[xsl] XSLT/XPath 2.0 (was "Identifying two tags...")

Subject: [xsl] XSLT/XPath 2.0 (was "Identifying two tags...")
From: "Evan Lenz" <evan@xxxxxxxxxxxx>
Date: Mon, 6 May 2002 10:59:33 -0700
Zack Brown wrote:
> Wow, a very simple solution! I think I won't use it right away,
> because I want
> to use only tools that are readily available on most Linux distributions,
> in case other folks want to experiment with my stylesheets. I've
> been using
> xsltproc so far, and that seems to handle everything I've tried
> to use. But
> I'll save this recipe for when 2.0 comes out, or when Debian
> packages start
> supporting the draft.

That's a reasonable choice. Saxon 7 is a great test bed for experimentation
and learning, as well as a tool that can be used for one-time
transformations. But, like I said, XSLT 2.0 is not yet ready for prime time.

> Is there a general consensus that XPath and XSLT are moving in the right
> direction, or will future standards lay waste to what I consider to be a
> very elegant system?

I'm not sure whether there is a particular consensus on this list. I think
there are a number of welcome features that people have been asking for for
some time in XSLT 2.0, such as the elimination of the result tree fragment
type, built-in support for grouping, support for multiple output documents,
user-defined functions in XSLT, etc. But I think it's also pretty clear that
XPath 2.0 has gone well beyond what most users (at least on this list) have
been asking for. This is the natural result when two working groups get
together and try to meet both of their requirements in a single common
language. I am generally pretty happy with the progression of the language,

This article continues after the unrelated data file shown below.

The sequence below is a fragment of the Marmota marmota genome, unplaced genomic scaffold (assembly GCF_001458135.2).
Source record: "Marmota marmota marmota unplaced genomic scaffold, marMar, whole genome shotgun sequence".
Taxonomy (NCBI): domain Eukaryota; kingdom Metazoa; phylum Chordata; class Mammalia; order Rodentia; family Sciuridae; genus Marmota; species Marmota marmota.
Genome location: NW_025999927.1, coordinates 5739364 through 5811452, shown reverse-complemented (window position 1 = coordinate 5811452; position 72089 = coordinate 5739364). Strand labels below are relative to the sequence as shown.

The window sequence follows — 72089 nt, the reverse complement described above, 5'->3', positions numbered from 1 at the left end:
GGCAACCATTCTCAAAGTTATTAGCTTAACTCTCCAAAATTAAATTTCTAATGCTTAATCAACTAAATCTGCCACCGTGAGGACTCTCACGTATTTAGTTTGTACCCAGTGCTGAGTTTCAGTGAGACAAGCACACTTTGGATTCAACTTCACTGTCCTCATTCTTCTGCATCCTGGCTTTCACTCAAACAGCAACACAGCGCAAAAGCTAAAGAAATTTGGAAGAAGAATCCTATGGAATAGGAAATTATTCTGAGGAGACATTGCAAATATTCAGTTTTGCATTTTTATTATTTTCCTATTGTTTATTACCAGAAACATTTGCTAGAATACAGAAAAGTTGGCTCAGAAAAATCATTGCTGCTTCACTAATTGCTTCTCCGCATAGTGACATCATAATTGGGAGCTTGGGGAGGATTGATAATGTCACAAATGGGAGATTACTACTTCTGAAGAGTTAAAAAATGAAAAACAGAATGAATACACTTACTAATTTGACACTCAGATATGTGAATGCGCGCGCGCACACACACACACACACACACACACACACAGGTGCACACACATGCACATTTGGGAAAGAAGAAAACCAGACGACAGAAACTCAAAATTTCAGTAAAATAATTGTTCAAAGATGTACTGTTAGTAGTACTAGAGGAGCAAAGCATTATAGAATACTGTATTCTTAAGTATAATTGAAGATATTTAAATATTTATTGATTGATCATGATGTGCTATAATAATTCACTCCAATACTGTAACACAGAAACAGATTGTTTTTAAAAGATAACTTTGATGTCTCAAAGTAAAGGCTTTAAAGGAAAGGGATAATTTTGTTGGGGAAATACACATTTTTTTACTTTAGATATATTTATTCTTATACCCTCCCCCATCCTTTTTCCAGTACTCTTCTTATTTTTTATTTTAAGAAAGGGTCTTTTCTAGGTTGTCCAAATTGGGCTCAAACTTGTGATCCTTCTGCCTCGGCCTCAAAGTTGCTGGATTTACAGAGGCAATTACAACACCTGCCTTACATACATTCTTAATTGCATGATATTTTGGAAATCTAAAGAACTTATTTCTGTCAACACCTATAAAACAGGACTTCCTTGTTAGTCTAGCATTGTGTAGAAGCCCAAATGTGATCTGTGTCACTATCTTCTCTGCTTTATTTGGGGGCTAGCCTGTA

how backward-compatible it is, and how much power it brings to users, as
demonstrated by the solution to your problem. In any case, I don't see XSLT
1.0 dying off any time real soon.

Some people are concerned about the sheer number of functions and operators
in XPath 2.0 (almost five times as many as in 1.0). A related issue is XPath
2.0's heavy dependence on XML Schemas. I personally share some of these
concerns. The real test of the specification's success is the number and
quality of implementations. Saxon 7 is a good pioneer. It would be great
(even crucial) to see more efforts sprout up before we approach
Recommendation status.

There are also some widely-requested features slated for inclusion but yet
to be published, such as support for regular expressions (an XPath 2.0
requirement). There also remains a good chunk of work to do on XSLT 2.0's
support for the construction of XML Schema-typed content.

I wrote a couple basic introductions[1-2] to XPath 2.0 and XSLT 2.0 on
XML.com, if you're interested.

(speaking only for himself, not for the XSL WG)

[1] http://www.xml.com/pub/a/2002/03/20/xpath2.html
[2] http://www.xml.com/pub/a/2002/04/10/xslt2.html

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